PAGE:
Chapter 11: Parametric Equations and Polar Coordinates - Section 11.3 - Polar Coordinates - Exercises 11.3 - Page 663: 48

The graph is a circle with center: $(\dfrac{3}{2},0)$ having radius $\dfrac{3}{2}$.

Work Step by Step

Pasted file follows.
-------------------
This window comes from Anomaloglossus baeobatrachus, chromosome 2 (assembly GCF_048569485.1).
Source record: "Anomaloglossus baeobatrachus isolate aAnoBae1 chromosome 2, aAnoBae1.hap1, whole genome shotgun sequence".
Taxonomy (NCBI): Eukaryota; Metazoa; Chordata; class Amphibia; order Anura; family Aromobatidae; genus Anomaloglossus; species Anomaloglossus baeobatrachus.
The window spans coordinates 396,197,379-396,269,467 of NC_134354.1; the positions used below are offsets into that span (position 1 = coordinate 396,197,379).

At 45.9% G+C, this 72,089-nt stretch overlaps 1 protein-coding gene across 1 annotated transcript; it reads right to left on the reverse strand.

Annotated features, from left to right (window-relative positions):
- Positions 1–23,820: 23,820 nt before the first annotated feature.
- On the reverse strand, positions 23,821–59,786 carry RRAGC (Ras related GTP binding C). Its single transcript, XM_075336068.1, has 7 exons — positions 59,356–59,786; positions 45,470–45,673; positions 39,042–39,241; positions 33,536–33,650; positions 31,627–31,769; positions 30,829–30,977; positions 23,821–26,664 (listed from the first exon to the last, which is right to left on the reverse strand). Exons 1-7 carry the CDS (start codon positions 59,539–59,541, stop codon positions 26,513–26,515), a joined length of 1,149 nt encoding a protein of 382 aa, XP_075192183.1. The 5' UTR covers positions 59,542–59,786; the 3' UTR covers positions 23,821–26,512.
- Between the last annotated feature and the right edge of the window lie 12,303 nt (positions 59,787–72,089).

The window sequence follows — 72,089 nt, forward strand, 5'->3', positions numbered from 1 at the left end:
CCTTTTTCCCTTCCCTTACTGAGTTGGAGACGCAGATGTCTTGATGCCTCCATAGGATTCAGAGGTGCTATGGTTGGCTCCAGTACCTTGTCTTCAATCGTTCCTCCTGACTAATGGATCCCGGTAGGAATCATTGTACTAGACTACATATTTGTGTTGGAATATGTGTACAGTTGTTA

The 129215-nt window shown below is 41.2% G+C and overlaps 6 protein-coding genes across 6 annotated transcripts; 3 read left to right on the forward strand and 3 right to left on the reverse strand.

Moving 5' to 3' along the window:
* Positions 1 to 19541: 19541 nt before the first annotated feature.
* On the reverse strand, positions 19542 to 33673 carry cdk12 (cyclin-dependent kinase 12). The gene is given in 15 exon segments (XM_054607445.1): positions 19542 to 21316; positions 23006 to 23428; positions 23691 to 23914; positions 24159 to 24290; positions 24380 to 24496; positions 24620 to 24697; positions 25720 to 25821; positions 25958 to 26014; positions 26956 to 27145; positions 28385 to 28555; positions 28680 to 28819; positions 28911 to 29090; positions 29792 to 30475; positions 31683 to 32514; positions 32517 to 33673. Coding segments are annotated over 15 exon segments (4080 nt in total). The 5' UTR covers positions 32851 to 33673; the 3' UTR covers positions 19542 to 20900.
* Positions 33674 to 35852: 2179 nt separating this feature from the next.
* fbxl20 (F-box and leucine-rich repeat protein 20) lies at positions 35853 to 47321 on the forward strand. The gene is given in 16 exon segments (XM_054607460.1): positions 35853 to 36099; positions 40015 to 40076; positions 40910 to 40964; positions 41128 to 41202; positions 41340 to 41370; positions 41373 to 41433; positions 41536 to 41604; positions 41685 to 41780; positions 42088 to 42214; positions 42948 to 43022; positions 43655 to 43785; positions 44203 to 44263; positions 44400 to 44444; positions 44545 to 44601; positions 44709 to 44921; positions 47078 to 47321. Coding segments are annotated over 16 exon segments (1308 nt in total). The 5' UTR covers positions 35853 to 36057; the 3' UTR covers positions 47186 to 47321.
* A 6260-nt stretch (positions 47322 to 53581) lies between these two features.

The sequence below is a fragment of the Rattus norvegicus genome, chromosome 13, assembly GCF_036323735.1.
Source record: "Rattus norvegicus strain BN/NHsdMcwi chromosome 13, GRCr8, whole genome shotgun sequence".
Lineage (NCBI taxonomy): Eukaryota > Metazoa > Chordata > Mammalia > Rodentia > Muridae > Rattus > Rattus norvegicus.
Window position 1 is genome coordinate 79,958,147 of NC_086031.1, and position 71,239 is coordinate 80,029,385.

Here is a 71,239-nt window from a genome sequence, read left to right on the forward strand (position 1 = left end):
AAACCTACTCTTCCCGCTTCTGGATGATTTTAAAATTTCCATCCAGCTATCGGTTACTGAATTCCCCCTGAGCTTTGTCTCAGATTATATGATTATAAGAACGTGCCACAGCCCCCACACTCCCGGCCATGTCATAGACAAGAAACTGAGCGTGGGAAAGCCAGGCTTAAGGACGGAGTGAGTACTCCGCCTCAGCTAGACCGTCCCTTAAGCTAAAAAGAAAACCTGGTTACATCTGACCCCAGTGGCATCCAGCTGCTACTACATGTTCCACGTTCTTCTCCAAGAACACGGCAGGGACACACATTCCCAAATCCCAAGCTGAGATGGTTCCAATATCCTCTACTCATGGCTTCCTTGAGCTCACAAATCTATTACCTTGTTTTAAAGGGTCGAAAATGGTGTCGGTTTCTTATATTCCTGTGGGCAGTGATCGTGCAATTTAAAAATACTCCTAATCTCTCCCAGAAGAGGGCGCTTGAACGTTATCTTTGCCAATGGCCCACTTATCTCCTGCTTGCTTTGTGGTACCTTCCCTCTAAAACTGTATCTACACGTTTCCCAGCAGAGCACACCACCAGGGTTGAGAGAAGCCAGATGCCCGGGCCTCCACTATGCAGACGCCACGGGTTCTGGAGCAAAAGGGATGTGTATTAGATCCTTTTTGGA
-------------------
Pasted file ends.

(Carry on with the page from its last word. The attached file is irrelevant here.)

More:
The conversion of polar coordinates and Cartesian coordinates are described as follows: 1. $r^2=x^2+y^2$ and $r=\sqrt {x^2+y^2}$ 2. $\tan \theta =\dfrac{y}{x} \implies \theta =\tan^{-1} (\dfrac{y}{x})$ 3. $x=r \cos \theta$ and 4. $y=r \sin \theta$ Given: $r^2=3r \cos \theta$ Thus, the Cartesian equation is $x^2+y^2=3x$ or, $(x-\dfrac{3}{2})^2+y^2=\dfrac{9}{4}$ Hence, this shows that the graph is a circle with center: $(\dfrac{3}{2},0)$ having radius $\dfrac{3}{2}$.

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